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    Glastonbury - Britain's Oldest Glass Town
    By Patrick Lockerby | February 22nd 2014 12:46 AM | 11 comments | Print | E-mail | Track Comments
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    Retired engineer, 60+ years young. Computer builder and programmer. Linguist specialising in language acquisition and computational linguistics....

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    Glastonbury - Britain's Oldest Glass Town

    According to Wikipedia and many other online sources the origin of the name Glastonbury is unclear.  On the contrary, it could not be more clear.

    While idly thinking about a long-ago visit to Glastonbury Tor I chanced to reflect on the name Glastonbury.  What, I wondered, was the true etymology of the name.  The 'witrin' in the old Celtic name Ynys Witrin seemed to me to resemble the Latin term for glass.  The modern Welsh equivalent 'ynys gwydr' means 'glass island'.  Could the 'glas' of Glastonbury mean glass?  What then of 'ton', which so often means 'town'.  Surely the name should be Glaston or Glasbury.  Why the apparent redundancy?

    If 'ton' is a variant of 'tone', meaning color, then might 'Glastonbury' mean glass-coloring town?

    A Google search for a link between glass and Glastonbury turned up an interesting item: this abstract from Cambridge Journals supports the idea of 'glass town'.

    The Origin of the Name of Glastonbury
    Louis H. Gray

    Cabadoc of Llancabvan (sic), writing his biography of Gildas about the middle of the twelfth century, endeavors thus to explain the origin of the name of Glastonbury(§§10,14):

    Glastonia, id est Urbs Vitrea, quae nomen sumpsit a vitro, est urbs nomine primitus in Britannico sermone. … Ynisgutrin nominata fuit antiquitus Glastonia et adhuc nominatur a Britannis indigenis; ynis in Britannico sermone insula Latine; gutrin vero vitrea. Sed post adventum Angligenaxum et expulsis Britannis, scilicet Walensibus, revocata est ex ordine primi vocabuli, scilicet glas Anglice vitrum Latine, beria civitas, inde Glastiberia, id est Vitrea Civitas.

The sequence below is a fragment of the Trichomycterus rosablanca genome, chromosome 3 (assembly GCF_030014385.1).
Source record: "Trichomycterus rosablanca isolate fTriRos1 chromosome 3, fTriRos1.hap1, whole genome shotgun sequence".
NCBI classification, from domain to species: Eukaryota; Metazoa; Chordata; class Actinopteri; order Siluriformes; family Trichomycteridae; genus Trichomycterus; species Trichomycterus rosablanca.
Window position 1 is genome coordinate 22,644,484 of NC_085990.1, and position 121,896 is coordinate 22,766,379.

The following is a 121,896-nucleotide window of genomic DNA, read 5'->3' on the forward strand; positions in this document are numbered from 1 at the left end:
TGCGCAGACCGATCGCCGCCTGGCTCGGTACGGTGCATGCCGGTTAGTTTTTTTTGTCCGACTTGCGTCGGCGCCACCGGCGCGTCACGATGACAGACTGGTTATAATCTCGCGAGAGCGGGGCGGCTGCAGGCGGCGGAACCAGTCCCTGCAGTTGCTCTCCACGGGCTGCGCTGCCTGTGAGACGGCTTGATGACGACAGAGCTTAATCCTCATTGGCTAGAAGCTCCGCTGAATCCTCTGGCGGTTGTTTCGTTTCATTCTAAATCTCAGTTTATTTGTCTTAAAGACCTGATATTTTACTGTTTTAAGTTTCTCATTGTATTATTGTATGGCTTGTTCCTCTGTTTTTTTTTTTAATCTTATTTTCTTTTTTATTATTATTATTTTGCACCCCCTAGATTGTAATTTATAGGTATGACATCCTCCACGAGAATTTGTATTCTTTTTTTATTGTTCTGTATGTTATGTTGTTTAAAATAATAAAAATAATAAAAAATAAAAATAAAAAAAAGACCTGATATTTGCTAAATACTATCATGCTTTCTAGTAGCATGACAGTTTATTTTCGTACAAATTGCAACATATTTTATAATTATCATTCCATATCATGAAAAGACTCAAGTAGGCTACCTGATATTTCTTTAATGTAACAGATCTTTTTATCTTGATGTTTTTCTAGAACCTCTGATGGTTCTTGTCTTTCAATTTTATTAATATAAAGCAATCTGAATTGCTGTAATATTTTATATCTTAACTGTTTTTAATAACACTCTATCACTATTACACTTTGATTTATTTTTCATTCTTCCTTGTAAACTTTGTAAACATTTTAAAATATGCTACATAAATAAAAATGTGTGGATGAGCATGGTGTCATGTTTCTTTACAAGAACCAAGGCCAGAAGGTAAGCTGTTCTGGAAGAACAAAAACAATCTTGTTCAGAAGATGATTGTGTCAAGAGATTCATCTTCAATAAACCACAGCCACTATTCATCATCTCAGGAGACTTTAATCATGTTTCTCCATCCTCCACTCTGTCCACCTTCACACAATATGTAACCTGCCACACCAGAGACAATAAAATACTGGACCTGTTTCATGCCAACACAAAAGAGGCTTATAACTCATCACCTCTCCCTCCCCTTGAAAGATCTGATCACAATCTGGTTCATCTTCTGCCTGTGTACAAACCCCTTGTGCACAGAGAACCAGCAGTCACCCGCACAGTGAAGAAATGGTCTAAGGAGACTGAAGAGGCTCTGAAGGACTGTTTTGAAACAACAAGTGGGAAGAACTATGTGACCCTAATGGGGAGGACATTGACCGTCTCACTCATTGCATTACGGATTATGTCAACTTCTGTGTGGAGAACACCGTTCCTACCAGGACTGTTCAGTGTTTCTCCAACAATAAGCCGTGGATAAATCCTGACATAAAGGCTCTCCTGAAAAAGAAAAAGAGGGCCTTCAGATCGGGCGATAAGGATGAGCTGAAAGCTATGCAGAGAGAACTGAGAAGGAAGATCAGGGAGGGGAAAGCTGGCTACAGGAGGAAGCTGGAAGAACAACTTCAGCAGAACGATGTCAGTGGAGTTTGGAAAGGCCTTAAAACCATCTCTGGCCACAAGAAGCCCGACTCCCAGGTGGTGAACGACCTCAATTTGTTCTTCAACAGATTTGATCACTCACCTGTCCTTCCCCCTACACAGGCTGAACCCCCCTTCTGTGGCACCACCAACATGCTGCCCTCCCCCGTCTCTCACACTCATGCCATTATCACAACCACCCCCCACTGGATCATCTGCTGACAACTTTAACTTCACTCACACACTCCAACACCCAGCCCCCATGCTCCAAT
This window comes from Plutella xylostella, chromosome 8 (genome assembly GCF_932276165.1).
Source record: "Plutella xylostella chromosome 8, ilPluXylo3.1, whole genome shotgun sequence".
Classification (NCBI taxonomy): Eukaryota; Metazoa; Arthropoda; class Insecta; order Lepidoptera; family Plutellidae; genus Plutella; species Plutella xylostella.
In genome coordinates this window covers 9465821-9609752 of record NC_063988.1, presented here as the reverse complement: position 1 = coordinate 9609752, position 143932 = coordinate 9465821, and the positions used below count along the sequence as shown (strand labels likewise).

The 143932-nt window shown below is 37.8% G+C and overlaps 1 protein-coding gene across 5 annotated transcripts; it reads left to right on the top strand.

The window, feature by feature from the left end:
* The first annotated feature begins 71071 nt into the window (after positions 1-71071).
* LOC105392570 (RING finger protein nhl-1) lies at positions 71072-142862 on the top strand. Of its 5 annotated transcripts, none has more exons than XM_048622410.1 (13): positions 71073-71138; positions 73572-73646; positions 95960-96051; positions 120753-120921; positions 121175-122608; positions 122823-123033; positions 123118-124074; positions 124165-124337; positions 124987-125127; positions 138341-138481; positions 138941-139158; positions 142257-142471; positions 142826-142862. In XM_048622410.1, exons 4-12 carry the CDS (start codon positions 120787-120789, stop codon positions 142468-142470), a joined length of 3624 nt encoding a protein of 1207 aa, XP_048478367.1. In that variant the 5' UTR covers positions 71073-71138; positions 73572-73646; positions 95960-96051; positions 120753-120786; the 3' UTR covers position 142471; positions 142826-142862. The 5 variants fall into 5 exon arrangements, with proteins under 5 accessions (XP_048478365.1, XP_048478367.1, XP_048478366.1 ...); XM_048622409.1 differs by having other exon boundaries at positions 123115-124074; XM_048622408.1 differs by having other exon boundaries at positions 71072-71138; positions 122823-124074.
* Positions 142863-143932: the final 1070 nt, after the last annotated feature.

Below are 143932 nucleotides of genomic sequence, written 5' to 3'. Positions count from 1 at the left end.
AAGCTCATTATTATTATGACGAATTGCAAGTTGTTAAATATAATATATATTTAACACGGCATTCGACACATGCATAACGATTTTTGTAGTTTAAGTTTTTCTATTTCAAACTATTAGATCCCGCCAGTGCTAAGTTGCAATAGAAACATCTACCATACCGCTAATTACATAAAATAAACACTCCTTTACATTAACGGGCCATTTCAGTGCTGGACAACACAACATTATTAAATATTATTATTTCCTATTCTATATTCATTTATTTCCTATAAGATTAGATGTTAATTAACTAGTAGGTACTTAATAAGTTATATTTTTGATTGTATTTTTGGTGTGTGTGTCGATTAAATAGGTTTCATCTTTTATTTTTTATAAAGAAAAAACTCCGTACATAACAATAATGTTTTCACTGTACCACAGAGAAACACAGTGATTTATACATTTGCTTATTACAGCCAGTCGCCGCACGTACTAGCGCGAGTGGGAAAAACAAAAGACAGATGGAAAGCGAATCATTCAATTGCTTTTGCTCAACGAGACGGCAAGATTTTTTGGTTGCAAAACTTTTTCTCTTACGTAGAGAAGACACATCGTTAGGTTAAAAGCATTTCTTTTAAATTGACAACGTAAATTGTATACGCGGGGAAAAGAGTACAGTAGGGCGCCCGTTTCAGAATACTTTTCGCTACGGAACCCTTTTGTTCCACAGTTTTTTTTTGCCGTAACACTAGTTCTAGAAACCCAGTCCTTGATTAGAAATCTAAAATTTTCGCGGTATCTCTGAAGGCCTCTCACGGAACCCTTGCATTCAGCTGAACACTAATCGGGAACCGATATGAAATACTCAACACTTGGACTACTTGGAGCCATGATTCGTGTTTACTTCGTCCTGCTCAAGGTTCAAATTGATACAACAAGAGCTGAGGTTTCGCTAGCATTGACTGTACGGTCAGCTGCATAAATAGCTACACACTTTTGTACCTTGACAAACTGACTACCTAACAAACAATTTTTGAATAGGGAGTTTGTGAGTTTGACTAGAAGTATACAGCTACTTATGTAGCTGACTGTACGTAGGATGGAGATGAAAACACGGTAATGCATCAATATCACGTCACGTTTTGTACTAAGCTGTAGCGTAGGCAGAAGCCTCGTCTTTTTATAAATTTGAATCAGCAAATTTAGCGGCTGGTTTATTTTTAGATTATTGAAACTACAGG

My loose translation of the Latin reads:

    Glastonbury, that is Glass City, which is the name it took from the glass, is a city originally named Ynisgutrin by the indiginous people. It was named Glastonbury in former times and is still thus named by the British; ynis in the British tongue, insula in Latin; gutrin is glass. But after the coming of the Angles and the expulsion of the Britons, that is, the Welsh, English was adopted for the first part of the name, namely, glass, and Latin beria, a city, and thus we have Glastiberia, that is, the glass city.

    Caradoc of Llancarfan makes no mention of the 'ton' part of the name, so my next voyage of scientific discovery was a search for any evidence that ancient Glastonbury might have been a center for the manufacture of colored glass.  A fresh Google search revealed that Glastonbury is Britain's oldest known glass-making site.  And yes - there is at least some supporting evidence to suggest that Glastonbury, or at least Glastonbury Abbey, might once have been known for its colored glass.


    Glastonbury Abbey

    The paper Late Seventh-Century Glassmaking at Glastonbury Abbey  published in the Journal of Glass Studies, vol 55, 2013 reports on carbon dating of finds from the 1950s.

     A number of charcoal samples from within the structures excavated in 1955 were identified, and five of these were selected for radiocarbon dating. Together,they provide a broad date of 605–882, but when the ranges of overlap are considered, a date in the late seventh century, and the 680s in particular, can be assumed.